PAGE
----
Here is the original post, 27 million views and counting.
Here is Virginia Hughes with an explanation based in part on my contributions.
Here are some general resources on perception and illusions
- Michael Bach has a great website with many illusions, demonstrations and explanations.
- I keep a bunch of illusion and perception bookmarks that you can browse on pinboard.in (bookmarking for introverts, perfect for me).
- A recent issue of the excellent new science magazine, Nautilus, was devoted to illusions. Here is a nice exploration of many ambiguous figures from that issue by Tom Vanderbilt.
Here are some resources for learning more about the perception behind the dress
- Very nice 2 minute video from AsapScience, a quick explainer video of color constancy.
- A very good explanation from Steven Pinker, seems to be targeted at his Introductory Psychology class at Harvard.
- Pascal Wallisch with a more in-depth explanation of visual ambiguity and how it relates to your perception of this dress.
- Stephen Macknik is a perceptual psychologist, whose work includes a lot of great studies on illusions, and popularizing illusions and what they tell us about our eyes and minds. He thinks that the differences in dress perception are mostly optical and photographic, and the differences between people are actually rather mundane (scientifically). I’m not sure I agree, but I do find it an interesting perspective, in that what drove the millions of people crazy about this dress was not that their perception was different than reality, but that their perception was different than the person sitting right next to them. Paul Ford points this putting people on two teams as one of the three vital ingredients of the virality of the dress is putting people on two teams (the other two are magic and science).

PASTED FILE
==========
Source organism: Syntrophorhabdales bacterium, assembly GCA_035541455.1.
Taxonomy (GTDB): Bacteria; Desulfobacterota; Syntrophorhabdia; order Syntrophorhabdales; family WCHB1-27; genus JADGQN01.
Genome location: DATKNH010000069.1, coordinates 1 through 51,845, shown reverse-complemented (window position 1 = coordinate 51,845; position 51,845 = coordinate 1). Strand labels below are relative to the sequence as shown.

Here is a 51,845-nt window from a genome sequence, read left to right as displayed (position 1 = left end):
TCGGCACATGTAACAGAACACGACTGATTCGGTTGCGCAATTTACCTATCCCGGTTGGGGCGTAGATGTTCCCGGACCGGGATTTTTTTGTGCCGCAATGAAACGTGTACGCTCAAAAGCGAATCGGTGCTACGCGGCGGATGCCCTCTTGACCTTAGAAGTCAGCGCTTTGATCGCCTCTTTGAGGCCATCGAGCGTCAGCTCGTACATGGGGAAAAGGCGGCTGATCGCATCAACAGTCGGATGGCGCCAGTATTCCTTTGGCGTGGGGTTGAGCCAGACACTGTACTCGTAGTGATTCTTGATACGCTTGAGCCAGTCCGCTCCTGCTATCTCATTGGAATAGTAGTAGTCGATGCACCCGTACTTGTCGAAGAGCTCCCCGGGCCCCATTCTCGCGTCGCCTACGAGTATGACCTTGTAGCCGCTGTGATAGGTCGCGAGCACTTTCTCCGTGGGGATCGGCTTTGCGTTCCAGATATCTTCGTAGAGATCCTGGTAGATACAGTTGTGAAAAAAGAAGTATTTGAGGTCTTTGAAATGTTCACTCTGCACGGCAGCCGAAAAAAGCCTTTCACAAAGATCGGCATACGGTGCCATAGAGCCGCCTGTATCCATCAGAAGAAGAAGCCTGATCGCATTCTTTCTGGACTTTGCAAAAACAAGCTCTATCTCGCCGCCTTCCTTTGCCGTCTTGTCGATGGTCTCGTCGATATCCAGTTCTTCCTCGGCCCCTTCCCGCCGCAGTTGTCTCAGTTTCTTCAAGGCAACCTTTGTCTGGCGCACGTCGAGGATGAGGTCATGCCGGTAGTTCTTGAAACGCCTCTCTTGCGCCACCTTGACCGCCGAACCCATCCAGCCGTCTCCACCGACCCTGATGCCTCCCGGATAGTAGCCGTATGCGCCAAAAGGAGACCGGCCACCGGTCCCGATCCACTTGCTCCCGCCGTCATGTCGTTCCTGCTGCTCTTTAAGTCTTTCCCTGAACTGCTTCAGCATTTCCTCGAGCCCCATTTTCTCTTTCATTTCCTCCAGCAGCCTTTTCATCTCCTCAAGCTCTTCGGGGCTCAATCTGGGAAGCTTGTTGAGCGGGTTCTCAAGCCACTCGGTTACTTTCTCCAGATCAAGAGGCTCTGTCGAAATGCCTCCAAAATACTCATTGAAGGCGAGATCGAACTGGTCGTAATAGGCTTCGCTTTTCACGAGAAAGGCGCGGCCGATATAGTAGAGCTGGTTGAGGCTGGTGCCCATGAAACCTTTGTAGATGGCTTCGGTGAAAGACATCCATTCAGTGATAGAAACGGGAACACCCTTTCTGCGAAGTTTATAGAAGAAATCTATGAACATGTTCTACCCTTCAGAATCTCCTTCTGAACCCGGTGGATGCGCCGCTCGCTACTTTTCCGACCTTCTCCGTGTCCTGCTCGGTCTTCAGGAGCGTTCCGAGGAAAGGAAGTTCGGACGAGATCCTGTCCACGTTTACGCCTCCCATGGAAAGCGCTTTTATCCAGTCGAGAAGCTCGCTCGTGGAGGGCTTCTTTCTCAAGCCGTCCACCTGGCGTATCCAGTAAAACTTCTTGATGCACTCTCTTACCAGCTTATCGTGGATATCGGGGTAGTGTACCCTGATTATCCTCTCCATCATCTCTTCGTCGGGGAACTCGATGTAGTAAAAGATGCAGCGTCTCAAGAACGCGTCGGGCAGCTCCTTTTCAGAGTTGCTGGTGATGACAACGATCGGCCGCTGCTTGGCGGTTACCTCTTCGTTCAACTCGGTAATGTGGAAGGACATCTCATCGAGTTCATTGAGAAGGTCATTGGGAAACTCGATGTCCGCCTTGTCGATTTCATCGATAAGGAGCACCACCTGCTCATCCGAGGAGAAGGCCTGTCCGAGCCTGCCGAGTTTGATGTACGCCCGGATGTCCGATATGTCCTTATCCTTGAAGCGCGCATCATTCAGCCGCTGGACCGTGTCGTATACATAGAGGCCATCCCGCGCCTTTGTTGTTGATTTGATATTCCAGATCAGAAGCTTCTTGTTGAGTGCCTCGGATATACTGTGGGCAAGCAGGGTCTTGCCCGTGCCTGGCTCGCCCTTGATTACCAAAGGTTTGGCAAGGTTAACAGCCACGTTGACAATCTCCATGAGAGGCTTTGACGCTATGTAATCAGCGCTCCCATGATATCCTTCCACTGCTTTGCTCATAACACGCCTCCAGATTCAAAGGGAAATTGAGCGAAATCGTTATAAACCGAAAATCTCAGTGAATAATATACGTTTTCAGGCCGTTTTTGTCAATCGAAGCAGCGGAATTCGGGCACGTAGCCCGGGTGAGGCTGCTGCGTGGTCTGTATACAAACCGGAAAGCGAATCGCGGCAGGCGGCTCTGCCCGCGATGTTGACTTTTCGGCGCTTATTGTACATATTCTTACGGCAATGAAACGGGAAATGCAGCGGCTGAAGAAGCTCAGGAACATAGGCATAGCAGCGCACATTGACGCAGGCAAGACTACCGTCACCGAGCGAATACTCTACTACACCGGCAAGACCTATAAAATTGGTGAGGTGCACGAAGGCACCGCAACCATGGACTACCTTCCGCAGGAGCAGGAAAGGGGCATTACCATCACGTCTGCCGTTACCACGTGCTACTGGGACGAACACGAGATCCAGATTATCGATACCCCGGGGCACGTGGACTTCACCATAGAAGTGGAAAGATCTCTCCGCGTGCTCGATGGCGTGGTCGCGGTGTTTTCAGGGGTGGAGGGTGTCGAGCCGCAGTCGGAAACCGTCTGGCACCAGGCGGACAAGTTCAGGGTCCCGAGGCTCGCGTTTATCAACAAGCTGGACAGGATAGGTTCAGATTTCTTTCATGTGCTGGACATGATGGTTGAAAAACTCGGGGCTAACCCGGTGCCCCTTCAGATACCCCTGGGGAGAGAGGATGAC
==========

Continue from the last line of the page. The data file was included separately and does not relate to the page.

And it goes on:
- An explanation and perspective from a colorist (artist who mostly colors comics) Nathan Fairbarn. Some really great visual explanations here (variations in lighting, variations in dress images), as you would expect from an artist. But also really well done from a perceptual science point of view.
Broader implications (and why this isn’t just about a dress)
- For teachers of social studies or other social sciences, Sydette Harry has a great explanation of why this isn’t just a trivial illusion, but a great exploration of how we see the world differently that has consequences for our discussions of big social issues when we have to agree on a reality. As she says
The question is really “how do we create reality in collaboration with the people around us?” — not “what color is the dress?” The latter has a simple answer: It’s blue. But every now and again, it’s nice to talk about serious questions through a topic that’s anything but.
- Virginia Hughes also addresses (get it! I made it this far without a pun!) the larger implications of how we see the world differently by relating the dress to autism and neurodiversity.
- Pascal Wallisch also has an excellent follow-up post, titled “Why DressGate matters” laying out why it is not trivial and has broader implications for human perception and cognition. I agree, this is not just a cool instance of a known phenomena (which is sort of is) it is interesting from a scientific perspective as well.
On individual differences in perception, not just the illusion itself:
- Large facebook study on what people mention in their posts about the dress. If someone mentioned #blueandblack but not #goldandwhite, the facebook data team assumed which way they saw it, then crunched a bunch of other numbers to try to find relationships between gender, age, time and day and device type.
- Vaughan Bell was (rightfully) dissatisfied that all the “science of the dress” posts only explain how people perceive color and brightness in general and could see different things in this image, not why a given person would perceive it in the way that they do.
Ok, that’s a start. Please leave your own links in the comments. I will keep updating this throughout today.